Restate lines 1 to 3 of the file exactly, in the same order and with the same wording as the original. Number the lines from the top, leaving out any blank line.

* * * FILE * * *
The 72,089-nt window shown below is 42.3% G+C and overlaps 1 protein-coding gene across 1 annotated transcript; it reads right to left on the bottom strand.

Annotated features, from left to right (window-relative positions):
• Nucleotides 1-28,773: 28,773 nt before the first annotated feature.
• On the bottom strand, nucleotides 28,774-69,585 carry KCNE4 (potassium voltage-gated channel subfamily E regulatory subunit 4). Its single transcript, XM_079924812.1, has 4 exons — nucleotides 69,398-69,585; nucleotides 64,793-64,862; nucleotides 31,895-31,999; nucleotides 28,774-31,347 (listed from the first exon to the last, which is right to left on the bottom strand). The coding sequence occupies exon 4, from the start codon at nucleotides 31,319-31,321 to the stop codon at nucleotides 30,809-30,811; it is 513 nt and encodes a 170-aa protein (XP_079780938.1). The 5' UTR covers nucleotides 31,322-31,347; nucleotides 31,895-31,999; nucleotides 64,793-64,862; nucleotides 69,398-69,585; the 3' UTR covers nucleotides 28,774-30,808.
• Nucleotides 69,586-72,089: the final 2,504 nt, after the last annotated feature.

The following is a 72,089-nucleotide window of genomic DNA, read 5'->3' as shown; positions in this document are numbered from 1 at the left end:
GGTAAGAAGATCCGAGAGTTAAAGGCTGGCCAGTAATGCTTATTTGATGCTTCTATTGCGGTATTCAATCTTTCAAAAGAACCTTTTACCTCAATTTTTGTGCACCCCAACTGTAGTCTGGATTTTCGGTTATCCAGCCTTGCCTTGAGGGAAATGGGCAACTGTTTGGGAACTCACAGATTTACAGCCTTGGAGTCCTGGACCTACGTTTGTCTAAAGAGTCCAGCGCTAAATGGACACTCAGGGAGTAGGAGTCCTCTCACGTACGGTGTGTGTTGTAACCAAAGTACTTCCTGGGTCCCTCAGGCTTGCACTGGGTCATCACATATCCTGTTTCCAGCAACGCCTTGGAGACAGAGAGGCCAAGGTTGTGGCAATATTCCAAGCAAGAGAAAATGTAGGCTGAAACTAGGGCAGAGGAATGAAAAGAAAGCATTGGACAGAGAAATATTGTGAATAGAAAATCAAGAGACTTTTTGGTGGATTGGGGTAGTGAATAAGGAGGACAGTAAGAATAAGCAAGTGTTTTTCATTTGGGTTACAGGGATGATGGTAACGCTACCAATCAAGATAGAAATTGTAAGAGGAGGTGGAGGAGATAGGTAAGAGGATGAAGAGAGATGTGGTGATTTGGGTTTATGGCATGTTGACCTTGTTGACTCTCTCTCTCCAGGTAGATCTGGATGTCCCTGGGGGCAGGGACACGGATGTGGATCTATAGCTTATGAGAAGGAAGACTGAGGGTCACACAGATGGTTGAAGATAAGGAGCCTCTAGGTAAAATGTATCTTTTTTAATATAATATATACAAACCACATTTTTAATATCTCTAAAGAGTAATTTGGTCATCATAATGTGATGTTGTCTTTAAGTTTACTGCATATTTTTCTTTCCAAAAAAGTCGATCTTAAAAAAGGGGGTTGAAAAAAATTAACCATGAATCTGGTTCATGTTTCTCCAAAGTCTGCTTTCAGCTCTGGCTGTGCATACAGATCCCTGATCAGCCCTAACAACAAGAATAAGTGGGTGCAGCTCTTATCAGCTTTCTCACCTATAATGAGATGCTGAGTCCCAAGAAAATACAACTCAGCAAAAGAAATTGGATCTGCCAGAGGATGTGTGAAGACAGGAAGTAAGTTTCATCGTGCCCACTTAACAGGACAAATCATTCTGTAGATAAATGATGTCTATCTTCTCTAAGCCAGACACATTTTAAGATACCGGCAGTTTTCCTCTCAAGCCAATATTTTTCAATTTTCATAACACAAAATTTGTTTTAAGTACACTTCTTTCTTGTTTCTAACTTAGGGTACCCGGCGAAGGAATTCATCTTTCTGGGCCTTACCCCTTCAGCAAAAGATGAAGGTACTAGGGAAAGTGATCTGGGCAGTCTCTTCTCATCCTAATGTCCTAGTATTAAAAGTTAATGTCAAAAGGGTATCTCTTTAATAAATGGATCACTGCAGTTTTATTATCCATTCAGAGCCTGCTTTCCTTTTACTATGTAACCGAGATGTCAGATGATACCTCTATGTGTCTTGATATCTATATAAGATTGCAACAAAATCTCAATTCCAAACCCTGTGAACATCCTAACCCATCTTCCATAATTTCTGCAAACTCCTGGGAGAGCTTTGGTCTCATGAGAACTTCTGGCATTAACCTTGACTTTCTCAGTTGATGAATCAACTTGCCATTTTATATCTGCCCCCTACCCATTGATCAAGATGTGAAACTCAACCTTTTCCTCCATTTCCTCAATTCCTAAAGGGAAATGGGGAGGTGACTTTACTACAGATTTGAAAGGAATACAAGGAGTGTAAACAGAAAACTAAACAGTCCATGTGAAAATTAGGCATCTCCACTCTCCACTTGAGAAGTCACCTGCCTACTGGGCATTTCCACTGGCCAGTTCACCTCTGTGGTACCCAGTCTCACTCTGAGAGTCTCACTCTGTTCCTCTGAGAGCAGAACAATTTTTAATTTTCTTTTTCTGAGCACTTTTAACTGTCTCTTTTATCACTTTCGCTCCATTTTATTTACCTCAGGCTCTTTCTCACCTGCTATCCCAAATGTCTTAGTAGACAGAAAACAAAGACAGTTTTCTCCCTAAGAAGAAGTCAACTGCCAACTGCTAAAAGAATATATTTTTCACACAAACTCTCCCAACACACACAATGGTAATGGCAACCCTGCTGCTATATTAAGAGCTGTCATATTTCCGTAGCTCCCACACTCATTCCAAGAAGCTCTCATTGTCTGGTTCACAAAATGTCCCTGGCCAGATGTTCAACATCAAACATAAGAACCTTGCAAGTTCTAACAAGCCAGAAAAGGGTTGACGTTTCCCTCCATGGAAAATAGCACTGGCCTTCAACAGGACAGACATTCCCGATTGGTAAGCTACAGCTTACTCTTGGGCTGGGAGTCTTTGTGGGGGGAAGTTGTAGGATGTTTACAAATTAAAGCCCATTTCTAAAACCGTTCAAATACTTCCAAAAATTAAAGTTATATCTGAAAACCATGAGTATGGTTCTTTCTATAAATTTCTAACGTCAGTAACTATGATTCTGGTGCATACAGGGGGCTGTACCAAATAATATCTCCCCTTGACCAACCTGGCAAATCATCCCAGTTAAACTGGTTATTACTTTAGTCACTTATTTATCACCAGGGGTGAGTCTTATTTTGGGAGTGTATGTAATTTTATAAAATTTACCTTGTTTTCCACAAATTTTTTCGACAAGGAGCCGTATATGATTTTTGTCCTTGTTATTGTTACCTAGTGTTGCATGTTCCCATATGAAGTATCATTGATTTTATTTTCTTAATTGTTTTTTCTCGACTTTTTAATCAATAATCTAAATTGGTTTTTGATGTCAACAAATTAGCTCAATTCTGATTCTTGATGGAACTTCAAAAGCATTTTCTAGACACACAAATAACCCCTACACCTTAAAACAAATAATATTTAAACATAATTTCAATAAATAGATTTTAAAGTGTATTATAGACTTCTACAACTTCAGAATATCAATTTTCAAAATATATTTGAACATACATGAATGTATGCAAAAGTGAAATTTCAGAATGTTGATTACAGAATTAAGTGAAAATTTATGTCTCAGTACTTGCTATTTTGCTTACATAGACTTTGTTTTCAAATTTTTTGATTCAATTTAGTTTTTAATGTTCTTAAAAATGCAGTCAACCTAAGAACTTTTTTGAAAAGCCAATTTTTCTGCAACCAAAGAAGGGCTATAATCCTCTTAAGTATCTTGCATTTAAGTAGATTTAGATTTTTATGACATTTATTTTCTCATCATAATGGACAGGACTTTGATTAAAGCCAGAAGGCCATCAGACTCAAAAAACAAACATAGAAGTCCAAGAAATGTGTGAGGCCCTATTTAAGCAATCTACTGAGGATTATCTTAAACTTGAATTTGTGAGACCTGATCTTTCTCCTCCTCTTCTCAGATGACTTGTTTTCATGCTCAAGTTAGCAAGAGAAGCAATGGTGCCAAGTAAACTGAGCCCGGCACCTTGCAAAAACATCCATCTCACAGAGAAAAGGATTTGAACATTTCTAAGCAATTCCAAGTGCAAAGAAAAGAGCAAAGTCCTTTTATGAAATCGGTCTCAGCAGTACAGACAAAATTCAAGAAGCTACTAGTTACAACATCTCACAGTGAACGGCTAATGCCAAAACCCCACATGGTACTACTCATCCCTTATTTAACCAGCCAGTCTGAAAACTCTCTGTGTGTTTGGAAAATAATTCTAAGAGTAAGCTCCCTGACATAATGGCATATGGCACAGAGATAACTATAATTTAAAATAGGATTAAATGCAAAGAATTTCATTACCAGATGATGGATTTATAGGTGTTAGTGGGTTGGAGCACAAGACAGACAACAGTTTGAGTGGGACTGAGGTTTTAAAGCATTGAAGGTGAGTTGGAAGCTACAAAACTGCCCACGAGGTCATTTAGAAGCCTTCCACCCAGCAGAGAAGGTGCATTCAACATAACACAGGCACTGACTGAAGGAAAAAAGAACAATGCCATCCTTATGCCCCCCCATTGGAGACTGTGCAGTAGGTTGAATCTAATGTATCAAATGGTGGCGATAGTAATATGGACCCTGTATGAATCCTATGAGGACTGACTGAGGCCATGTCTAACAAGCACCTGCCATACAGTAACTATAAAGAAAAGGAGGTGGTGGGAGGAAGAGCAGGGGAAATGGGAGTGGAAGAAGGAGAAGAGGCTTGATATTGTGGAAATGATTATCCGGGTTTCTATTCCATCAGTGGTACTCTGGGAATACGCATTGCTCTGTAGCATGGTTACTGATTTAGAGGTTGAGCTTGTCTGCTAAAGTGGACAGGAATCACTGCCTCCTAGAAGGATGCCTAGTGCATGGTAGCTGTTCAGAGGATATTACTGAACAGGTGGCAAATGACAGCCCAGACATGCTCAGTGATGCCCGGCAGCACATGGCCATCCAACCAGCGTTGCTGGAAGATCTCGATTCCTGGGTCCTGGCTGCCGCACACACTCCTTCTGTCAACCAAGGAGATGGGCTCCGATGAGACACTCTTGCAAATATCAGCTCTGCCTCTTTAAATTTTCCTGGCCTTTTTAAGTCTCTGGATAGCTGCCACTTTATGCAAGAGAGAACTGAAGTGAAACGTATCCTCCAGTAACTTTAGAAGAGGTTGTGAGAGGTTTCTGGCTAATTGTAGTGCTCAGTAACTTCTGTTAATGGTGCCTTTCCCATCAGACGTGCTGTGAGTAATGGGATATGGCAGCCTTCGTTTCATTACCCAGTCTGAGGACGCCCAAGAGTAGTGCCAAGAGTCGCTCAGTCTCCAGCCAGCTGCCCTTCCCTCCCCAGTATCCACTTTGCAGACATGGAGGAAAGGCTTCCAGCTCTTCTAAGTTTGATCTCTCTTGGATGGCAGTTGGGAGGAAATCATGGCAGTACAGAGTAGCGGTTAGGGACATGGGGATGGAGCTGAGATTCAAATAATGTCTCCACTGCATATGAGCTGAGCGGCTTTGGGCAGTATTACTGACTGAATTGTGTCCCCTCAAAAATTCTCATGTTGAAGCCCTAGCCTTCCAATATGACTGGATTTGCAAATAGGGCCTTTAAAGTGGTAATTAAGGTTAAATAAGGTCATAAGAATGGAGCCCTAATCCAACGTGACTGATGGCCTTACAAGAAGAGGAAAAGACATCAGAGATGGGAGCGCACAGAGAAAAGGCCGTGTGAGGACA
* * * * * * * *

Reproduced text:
The 72,089-nt window shown below is 42.3% G+C and overlaps 1 protein-coding gene across 1 annotated transcript; it reads right to left on the bottom strand.

Annotated features, from left to right (window-relative positions):
• Nucleotides 1-28,773: 28,773 nt before the first annotated feature.